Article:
For videos, they take up the whole horizontal space, and are obviously related to the subject. Usually they're music videos. Depending on the artist, I'll usually choose one to three pieces. I'll often, but not always, place them in chronological order. There's often more than one version of a song available, so I choose the video based on both sonic quality and visuals--not always an easy mix, since some may be great in one way and weak in another.

There are certain posts that have become regulars. Most obvious is, I would think, my "Vanity Plates Of The Month," where I discuss vanity plates I've seen. I started doing it a few years ago. I publish a new one on the first of each month, followed by "Leftover Vanity Plates Of The Month" several days later. Every day I'm on the road I see them, and I write down what I remember when I get home, and use the most interesting.

Then there are annual pieces. There's the film wrap-up, awards for the year, predictions for next year and looking back at last year's predictions. There are certain items that come up each year, like the Oscars, the Tonys and certain sports events which I'm likely to write about. Then there are my favorite TV shows which I'll often recap and discuss.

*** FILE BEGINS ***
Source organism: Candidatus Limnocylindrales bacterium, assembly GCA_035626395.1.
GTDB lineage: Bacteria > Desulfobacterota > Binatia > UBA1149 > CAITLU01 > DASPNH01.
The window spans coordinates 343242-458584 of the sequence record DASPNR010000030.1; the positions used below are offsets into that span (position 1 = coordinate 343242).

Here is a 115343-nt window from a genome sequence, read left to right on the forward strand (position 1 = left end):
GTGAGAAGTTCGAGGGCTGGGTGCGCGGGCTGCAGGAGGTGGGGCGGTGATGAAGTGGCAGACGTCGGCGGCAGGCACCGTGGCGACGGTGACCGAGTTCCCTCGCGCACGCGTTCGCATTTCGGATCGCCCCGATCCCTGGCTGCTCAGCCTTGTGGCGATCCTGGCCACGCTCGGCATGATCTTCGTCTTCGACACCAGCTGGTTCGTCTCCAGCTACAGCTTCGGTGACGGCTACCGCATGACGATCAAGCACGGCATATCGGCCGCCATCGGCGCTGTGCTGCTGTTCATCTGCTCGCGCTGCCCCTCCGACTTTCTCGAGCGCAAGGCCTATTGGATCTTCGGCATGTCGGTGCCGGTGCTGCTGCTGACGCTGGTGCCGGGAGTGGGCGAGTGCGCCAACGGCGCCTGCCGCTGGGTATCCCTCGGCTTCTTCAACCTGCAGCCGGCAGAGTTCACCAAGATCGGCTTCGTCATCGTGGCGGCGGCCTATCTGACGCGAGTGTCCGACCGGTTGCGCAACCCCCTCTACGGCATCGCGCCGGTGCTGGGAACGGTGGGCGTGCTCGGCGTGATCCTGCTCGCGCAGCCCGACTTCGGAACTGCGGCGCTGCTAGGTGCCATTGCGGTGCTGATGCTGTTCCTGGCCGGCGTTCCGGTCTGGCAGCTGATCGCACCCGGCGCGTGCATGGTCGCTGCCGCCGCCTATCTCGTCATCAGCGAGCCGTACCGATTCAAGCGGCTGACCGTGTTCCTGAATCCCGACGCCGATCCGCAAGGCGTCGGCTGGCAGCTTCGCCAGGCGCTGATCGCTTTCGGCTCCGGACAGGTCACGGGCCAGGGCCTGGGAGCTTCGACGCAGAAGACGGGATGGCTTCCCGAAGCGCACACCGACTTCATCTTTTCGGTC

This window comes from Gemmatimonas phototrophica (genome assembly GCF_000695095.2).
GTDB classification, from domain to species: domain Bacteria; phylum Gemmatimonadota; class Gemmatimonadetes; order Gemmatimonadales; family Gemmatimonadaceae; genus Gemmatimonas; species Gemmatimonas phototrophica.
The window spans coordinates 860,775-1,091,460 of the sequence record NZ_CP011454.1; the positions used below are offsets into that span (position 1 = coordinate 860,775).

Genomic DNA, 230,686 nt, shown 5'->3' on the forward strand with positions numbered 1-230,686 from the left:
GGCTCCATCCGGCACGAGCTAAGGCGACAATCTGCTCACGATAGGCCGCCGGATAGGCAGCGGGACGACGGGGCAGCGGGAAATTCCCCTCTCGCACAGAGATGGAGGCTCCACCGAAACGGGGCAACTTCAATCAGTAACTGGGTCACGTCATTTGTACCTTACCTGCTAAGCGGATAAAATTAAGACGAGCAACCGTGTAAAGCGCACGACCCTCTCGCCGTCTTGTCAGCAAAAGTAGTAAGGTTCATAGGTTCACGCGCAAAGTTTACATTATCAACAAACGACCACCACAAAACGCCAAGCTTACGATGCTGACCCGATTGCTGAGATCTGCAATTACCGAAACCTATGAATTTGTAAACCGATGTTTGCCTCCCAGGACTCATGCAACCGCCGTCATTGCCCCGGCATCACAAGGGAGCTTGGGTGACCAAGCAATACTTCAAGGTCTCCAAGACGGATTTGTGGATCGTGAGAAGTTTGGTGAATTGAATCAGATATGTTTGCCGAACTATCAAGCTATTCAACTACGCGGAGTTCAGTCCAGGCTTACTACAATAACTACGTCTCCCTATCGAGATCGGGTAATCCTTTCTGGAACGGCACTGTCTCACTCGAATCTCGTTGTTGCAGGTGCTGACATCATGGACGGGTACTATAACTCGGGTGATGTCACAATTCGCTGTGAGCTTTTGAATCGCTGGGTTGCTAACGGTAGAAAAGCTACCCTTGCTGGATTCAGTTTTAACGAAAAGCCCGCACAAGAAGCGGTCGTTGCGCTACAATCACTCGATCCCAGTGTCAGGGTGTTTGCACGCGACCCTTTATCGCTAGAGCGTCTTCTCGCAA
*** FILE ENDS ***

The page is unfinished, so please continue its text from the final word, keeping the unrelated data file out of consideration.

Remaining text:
So that's how things work here.  Any questions?

*I did have this ability, until a new template was forced on me about a week ago.  Now I don't seem able to do it, or at least haven't figured out how yet, so I guess from now on readers will just have to guess what I'm getting at with the title.

Saturday, April 28, 2012


Happy birthday, Jorge Garcia.  Hurley was probably the most beloved character on Lost. He not only provided much-needed comic relief, but added a lot of soul.

(Do I still need to give a spoiler warning?):

End Of The Chase

I recently received an email from my bank, Chase.  It was addressed:

"Notice ID:                                    VBMHWBJKSY"